Reviews and Problems with Apple MacBook Pro 15" 2nd Gen (2008-2012)
Showing 1-10 of 30
Battery performance 9
Gaming performance 8
Review Apple MacBook Pro 15 Early 2011 (2.0 GHz quad-core, glare-type screen)
23 March 2011
Summary: Go with the Glossy Screen? After having thoroughly reviewed the new MBP 15, we provide you here with an update about the starter model with a 1440x900 pixel resolution on a glare-type screen. Is the extra cost of matte-screened model worth it or can you rest assured you won't regret the decision to just go with the glossy screen?
Pros: Excellent Design and Craftsmanship, Outstandingly Sturdy Case with Nice Feel, Decent Trackpad, Thunderbolt Port Ensures Future Compatibility, Good Weight for its Class, Office and Multimedia Performance, Battery Life and Power Consumption
Cons: High Starting Price, Reflective Screen Restricts On-The-Go Use, Short 12-Month Warranty, Few Accessories, Non-Removable Battery
Conclusion: The Apple MacBook Pro 15-inch (Mid 2012) is still one of the best laptops around, with solid performance and a superb user experience, but after five-years with no change, the overall design is getting old.
Pros: Quad-core Ivy Bridge processor. Switchable Nvidia graphics technology. Long battery life. OS X Mountain Lion improves on an already great user experience.
Cons: Multimedia performance lags. No 1080p display.
Conclusion: The MacBook Pro 15-inch (SD Slot) shows improved battery life over the previous version, while lowering its base price to $1,699. Though that's enticing enough for newcomers, some current MacBook Pro owners might not be ready to give up the ExpressCard slot yet.
Pros: Lower starting price. Superior design engineering. Bigger battery and over 5 hours of battery life on tests. Earns our GreenTech Approved seal. Illuminated keyboard. Versatile touchpad.
Cons: Deep-sixes the ExpressCard slot. Base configuration uses integrated graphics only.
Conclusion: The Apple MacBook Pro 15-inch (Thunderbolt) is the fastest, most technologically advanced laptop to grace our Labs benches.
Pros: Quad-core Core i7 processor is a first. AMD Radeon HD 6750M is a powerful GPU and works with Apple's Automatic Graphics Switching technology. Gorgeous unibody enclosure. Thunderbolt is in its early stages, but it looks promising. Webcam now streams in HD and works with Facetime app. Backlit keyboard. Multiple screen options. Glass Clickpad has no equals.
Cons: Pricey. Lack of Thunderbolt devices to take advantage of the new interface.
Conclusion: The MacBook Pro is a design marvel like no other, but you can find better features elsewhere.
Pros: Now less than one inch thick. Design has no equal. Switchable graphics. Gesture and clickable touchpad. Still the lightest 15-inch laptop. Gorgeous glass screen. Illuminated keyboard. Excellent typing experience.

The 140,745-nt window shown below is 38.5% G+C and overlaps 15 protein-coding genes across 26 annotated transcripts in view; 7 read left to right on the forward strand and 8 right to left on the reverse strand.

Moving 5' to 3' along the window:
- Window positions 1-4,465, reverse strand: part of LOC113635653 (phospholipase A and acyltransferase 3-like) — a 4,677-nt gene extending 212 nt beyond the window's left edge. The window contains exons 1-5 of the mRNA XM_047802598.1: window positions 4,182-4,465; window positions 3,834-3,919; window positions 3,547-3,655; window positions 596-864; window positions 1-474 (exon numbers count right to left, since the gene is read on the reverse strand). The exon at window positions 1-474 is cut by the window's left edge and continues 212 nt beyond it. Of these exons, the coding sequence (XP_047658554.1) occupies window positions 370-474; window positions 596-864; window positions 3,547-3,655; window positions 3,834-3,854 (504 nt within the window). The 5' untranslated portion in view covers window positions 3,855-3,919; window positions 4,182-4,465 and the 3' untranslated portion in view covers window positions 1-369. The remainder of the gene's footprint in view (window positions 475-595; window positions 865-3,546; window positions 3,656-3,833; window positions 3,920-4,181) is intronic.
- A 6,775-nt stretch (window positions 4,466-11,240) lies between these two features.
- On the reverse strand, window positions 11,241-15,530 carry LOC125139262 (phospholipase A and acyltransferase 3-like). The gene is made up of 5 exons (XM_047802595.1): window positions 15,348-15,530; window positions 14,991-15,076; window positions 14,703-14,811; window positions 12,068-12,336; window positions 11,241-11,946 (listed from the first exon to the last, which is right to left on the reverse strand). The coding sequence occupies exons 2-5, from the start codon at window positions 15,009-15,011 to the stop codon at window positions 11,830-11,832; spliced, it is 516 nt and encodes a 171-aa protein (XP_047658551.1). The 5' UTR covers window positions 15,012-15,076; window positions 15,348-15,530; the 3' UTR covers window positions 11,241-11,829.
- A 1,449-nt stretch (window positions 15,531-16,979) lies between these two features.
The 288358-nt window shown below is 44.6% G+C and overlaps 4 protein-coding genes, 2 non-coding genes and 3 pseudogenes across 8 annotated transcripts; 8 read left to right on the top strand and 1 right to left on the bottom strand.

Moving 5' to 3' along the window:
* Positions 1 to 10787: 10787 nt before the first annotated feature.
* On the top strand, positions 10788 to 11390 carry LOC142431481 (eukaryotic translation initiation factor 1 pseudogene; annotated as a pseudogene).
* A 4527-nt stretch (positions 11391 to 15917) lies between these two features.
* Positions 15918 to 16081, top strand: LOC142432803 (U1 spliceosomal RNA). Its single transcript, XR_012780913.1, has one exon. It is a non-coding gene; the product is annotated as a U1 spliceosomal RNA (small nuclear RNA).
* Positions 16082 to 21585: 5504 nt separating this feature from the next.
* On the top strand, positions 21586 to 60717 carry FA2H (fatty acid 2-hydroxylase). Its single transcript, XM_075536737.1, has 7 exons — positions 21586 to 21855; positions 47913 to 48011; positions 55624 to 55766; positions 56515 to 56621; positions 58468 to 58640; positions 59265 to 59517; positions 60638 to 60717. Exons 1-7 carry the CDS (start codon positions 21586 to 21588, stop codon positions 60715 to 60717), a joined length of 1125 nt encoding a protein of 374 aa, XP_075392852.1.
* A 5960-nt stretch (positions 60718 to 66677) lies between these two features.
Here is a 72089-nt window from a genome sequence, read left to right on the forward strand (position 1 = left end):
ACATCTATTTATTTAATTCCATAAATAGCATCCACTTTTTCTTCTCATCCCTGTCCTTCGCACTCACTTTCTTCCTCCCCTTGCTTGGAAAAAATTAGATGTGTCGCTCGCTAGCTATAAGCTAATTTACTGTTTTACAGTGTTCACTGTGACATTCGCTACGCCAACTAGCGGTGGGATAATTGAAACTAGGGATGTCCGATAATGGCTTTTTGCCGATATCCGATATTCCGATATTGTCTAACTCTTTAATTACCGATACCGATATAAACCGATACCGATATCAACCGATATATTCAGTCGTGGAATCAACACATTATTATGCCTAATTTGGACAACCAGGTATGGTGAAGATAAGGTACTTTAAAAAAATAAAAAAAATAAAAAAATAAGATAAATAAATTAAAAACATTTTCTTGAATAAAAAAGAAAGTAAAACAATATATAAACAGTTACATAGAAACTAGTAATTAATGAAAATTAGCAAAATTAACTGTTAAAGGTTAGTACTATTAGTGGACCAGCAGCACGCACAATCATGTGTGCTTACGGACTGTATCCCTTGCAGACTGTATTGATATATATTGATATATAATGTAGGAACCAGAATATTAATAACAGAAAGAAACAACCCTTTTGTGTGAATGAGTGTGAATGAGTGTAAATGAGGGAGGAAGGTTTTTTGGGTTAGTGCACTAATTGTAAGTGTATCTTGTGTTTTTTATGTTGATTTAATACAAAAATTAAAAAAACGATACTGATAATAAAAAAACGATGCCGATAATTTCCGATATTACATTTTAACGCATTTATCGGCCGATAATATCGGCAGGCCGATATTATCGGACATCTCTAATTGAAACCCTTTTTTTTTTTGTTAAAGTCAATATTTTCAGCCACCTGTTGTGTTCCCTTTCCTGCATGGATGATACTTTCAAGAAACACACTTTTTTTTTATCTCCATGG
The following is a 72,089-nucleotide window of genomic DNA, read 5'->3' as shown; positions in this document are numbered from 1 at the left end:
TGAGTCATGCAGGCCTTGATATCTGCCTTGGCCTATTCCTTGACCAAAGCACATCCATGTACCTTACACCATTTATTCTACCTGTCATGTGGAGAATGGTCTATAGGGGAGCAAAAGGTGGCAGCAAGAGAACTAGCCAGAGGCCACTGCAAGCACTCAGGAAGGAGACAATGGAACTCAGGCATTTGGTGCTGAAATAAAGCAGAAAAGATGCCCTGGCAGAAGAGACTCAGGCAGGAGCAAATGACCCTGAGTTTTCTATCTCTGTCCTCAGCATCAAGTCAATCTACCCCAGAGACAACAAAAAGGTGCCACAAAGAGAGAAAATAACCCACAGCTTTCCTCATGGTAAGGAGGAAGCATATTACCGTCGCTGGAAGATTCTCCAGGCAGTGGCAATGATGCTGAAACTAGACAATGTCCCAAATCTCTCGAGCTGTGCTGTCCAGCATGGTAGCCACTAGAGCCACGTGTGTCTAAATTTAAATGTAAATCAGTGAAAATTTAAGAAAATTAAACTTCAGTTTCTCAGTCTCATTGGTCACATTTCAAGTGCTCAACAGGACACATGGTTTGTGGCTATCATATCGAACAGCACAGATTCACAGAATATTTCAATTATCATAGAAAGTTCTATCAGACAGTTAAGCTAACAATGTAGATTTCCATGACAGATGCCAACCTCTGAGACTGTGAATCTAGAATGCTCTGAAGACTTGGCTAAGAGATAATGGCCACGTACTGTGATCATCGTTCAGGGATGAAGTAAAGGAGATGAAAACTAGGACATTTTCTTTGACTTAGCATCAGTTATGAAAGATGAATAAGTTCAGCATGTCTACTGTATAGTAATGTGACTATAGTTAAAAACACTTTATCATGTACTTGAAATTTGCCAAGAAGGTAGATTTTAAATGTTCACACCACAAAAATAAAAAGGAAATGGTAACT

Cons: Lacks a built-in media card reader. Features aren't the strongest. Pricey.
Conclusion: For typical users running the iLife suite, iTunes, and even non-universal-binary applications—such as Microsoft Office and Adobe products—the MacBook Pro is a solid notebook. It's a sweet upgrade from the PowerBook G4, and new users will like it just the same. But for sophisticated media enthusiasts or professionals, we suggest you wait a couple of months, or at least until the software can catch up with the Intel components, before diving in.
Pros: Intel components improve speed. Added FrontRow multimedia interface and remote. Integrated iSight Webcam. Excellent software bundle in the iLife '06 suite.
Cons: No improvement in battery life. Some multimedia applications that aren't universal binary will run more slowly on Intel-based Macs. System runs hot. One-button mouse. Only two USB ports. Dual-layer DVD support is gone.
Excerpt: The Good Sturdier, cooler, thinner aluminum chassis. Still the performance champion; option for power-saving graphics a boon. Trackpad a more effective use of space. Colors 'pop' on the display. Good notebook-class speakers. The Bad No FireWire 400. Glossy screen a potential distraction with no matte option. Can't use both GPUs at once like that coming for Windows notebooks. Expansion, screen still used to push users to a system they may otherwise not need.
Pros: Sturdier, cooler, thinner aluminum chassis., Still the performance champion; option for power-saving graphics a boon., Trackpad a more effective use of space., Colors 'pop' on the display., Good notebook-class speakers.
Cons: No FireWire 400., Glossy screen a potential distraction with no matte option., Can't use both GPUs at once like that coming for Windows notebooks., Expansion, screen still used to push users to a system they may otherwise not need.
Excerpt: Apple’s current upgrade cycle sees new computers appearing two-to-three months after the release of new Intel chips, so it’s no surprise to see the MacBook Pro gaining a dual-core Intel Core 2 Duo processor.
Pros: Fast dual-core processor. Small. Light, Elegant design. Great price.
Cons: Still held back by non-native applications from Adobe, Autodesk and others. Fewer screen and hard drive elements than we’d like.
Excerpt: Apple’s first laptop since the move from Motorola to Intel processors isn’t the groundbreaking machine that many were expecting. If anything, the move has made the mobile Mac more ordinary, and the chip switch will put off anyone reliant on Adobe applications.
Pros: Small, light, and pretty. Optimized software gives improved performance over previous Mac laptops. Innovative power connector.
Cons: Poor performance in standard applications such as Adobe tools. High price. Screen not ‘X-black’. Low real-time 3D power.